The higher and higher I set my standards for this little food blog, the more difficult it is to actually put together a proper post. I have made quite a bit of food throughout August, and yet I’ve shared very little of that here. My jalapeno poppers were a big hit with friends and family the other day, but I didn’t have time for pictures; my Asian-inspired noodle salad was quite tasty, but my photos were lackluster by comparison; and my lemon-mascarpone stuffed zucchini flowers with honey-yogurt sauce were delicious, but so similar to the ricotta ones I’d already posted here.
I’ve also just recently turned the big 3-0, and I guess I figured that I owed some sort of amazing post to ring in the big milestone. For my birthday (this past Friday, the 14th of August), my wife spoiled me with some very exciting toys for the kitchen. In addition to the Le Creuset skillet you’ll see later in this post (pretty much the coolest gift ever!), she also gave me a Lagostina wok (bought at 70% off, apparently!), a bbq rotisserie attachment (!), and a French rolling pin! I think maybe I was hoping to incorporate every one of those items into a single, massively elaborate dish – my signature “James is now 30 and cooks like it” – that would be worthy of the milestone and my wife’s excellent gift-giving skills. However, we feasted on so much delicious food for my birthday that I feel the need to be a bit more reserved at the moment with what I make. I’m still trying to work away at the leftover tiramisu from that day (we had two other desserts, so it didn’t go as quickly as it has in the past). On a side note, have you ever spread tiramisu on bread and eaten it for breakfast? Seriously, it sounds weird, but it’s amazing!
So maybe turning 30 hasn’t instantly refined me into…well…a refined gentleman – I guess there’s still time. Until then, I’m okay sharing with you this not-so-elaborate and yet very tasty dish that I made last night using my brand new Le Creuset skillet. Adapted from “The Cooking Jar”, this recipe is extremely easy and fast to prepare. I used a pink salmon, which I was able to buy fresh and whole from my grocer for dirt cheap at $3. It’s head was removed and it had been scaled and gutted, but I still needed to do the filleting myself. Buying salmon already filleted would definitely have made the meal quicker and easier, but I rarely shy away from a challenge in the kitchen anymore.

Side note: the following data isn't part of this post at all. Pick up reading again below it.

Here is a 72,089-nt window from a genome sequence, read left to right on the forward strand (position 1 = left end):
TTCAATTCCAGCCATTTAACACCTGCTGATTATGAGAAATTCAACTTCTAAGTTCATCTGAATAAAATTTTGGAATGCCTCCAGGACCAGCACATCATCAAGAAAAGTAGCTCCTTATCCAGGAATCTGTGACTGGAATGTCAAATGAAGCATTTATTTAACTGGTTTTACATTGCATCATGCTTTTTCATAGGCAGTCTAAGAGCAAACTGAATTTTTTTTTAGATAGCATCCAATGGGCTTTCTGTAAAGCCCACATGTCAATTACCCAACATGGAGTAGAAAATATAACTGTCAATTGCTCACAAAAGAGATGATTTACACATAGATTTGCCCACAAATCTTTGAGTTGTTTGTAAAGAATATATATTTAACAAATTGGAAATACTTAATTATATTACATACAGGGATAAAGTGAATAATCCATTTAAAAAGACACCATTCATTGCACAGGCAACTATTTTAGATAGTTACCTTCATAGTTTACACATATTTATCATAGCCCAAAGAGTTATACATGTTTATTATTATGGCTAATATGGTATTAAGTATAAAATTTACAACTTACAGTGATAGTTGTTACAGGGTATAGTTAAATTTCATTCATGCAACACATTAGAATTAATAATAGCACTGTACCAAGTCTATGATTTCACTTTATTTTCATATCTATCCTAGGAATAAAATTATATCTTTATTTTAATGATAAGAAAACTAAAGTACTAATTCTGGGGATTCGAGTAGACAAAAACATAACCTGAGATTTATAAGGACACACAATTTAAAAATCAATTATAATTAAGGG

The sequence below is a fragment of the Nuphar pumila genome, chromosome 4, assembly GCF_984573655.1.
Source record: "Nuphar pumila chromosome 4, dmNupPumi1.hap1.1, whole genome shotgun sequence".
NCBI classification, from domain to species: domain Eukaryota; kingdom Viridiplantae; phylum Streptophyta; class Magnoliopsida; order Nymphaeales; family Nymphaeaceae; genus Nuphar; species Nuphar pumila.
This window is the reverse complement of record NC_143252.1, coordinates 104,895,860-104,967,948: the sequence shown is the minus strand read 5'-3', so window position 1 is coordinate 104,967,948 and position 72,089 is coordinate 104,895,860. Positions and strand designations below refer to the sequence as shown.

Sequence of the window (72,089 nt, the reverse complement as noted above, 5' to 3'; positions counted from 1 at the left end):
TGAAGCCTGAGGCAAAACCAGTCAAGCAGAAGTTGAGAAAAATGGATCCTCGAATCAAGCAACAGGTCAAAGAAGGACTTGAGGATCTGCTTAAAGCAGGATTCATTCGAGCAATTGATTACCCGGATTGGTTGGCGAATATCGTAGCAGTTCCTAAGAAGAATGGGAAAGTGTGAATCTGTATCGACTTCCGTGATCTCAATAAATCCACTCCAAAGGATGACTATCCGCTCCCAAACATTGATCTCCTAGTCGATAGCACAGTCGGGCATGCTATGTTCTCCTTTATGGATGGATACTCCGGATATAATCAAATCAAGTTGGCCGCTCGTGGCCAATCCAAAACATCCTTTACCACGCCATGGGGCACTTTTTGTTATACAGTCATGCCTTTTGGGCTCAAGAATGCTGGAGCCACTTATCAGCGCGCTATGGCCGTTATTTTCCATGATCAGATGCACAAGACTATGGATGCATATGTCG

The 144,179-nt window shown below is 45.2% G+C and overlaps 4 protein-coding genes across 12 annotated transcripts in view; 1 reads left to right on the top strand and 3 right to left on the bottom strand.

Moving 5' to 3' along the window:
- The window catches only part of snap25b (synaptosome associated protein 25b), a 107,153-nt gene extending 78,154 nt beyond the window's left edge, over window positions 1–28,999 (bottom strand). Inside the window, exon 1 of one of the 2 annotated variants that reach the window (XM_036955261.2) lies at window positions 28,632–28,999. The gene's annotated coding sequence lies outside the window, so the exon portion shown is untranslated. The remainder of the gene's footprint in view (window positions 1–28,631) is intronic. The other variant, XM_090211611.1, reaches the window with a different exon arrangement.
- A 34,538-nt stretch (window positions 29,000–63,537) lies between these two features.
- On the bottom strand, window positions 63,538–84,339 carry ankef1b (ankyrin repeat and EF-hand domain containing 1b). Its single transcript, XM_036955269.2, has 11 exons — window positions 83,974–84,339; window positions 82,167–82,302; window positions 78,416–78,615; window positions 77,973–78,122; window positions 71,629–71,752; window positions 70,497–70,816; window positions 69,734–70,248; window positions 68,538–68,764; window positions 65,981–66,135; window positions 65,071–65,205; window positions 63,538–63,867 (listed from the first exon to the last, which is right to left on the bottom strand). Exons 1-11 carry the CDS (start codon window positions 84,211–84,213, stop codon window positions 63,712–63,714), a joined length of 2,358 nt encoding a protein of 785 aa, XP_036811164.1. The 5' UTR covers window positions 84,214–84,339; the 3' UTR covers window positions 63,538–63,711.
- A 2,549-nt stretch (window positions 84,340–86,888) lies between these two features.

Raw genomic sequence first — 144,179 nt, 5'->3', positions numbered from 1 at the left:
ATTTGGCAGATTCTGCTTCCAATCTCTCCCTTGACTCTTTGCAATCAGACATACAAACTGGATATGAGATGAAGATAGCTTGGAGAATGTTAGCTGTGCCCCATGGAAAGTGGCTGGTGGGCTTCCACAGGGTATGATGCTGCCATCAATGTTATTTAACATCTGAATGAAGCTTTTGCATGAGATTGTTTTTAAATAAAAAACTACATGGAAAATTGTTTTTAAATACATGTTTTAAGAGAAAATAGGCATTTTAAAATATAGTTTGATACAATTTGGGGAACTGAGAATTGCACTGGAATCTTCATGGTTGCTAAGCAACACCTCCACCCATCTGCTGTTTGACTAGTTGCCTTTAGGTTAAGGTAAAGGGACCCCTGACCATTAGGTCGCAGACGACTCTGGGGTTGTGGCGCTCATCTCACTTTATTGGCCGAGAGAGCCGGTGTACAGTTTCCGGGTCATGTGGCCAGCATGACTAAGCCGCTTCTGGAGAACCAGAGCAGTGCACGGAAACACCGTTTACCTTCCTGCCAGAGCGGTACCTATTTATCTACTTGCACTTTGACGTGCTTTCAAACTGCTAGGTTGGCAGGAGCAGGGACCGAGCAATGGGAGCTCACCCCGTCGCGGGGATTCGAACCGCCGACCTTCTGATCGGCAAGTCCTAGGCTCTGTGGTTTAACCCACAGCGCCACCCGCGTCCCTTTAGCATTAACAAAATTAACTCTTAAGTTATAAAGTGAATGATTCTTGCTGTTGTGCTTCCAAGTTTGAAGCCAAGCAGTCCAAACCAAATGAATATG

My recipe calls for use of a skillet to sear the fish first, but it’s not necessary if that’s not available to you. That being said, if you need an excuse to go out and buy yourself one, I’m not going to stand in the way…
Honey Garlic Salmon
- 1 kg fresh salmon
- 3 tbsp. runny honey
- 2 Russian garlic cloves, minced
- 1/4 tsp. ground ginger
- 2 tbsp. light soy sauce
- 1 tbsp. lemon juice
- olive oil
- sea salt
- cooked wild rice, for serving
- Fillet the salmon, giving the fillets a good rinse afterwards. If using pre-filleted salmon, the weight should be 1/2 – 3/4 kg. Depending on the size of your skillet, you may want to cut the two fillets until smaller pieces before cooking. Season generously with salt on the fleshy side of the fillets.
- Combine the honey, garlic, ginger, soy sauce, and lemon juice into a small bowl and mix well. In a sealable bag (or in a baking dish), pour the mixture over the salmon and allow to marinate for at least 20 minutes.
- Pre-heat the oven to 350ºF and heat the skillet on the stove (over medium heat) with a lug or two of olive oil.
- Add the salmon to the skillet, skin side down, and sear for 1-2 minutes. Flip the fish over and sear the other side for an additional 1-2 minutes, giving the top a nice brown colour.
- Flip the salmon one last time so that the skin side is down again, then toss in the oven for 12-15 minutes.
- Once that time is up, check for doneness, and add additional time if necessary.
- While the salmon is cooking away, cook the remaining marinade in a small saucepan over medium heat until it reduces slightly.
- Serve over wild rice with some sort of green accompaniment (I chose asparagus), removing the skin from the salmon first, and drizzling with the reduced marinade.
I have to admit that I didn’t actually reduce the marinade, which is the one thing my wife wished I’d have done differently with this recipe, which is why I included it above. There wasn’t a ton of leftover marinade to begin with, so you might actually want to consider making about 50% more, depending on whether or not your salmon is on the larger side. Actually, there is one other thing my wife wishes I had done differently – I sort of ate the leftover salmon before she had a chance to put it away and save it for actual leftovers. Oh well – the sign of a good meal, I suppose!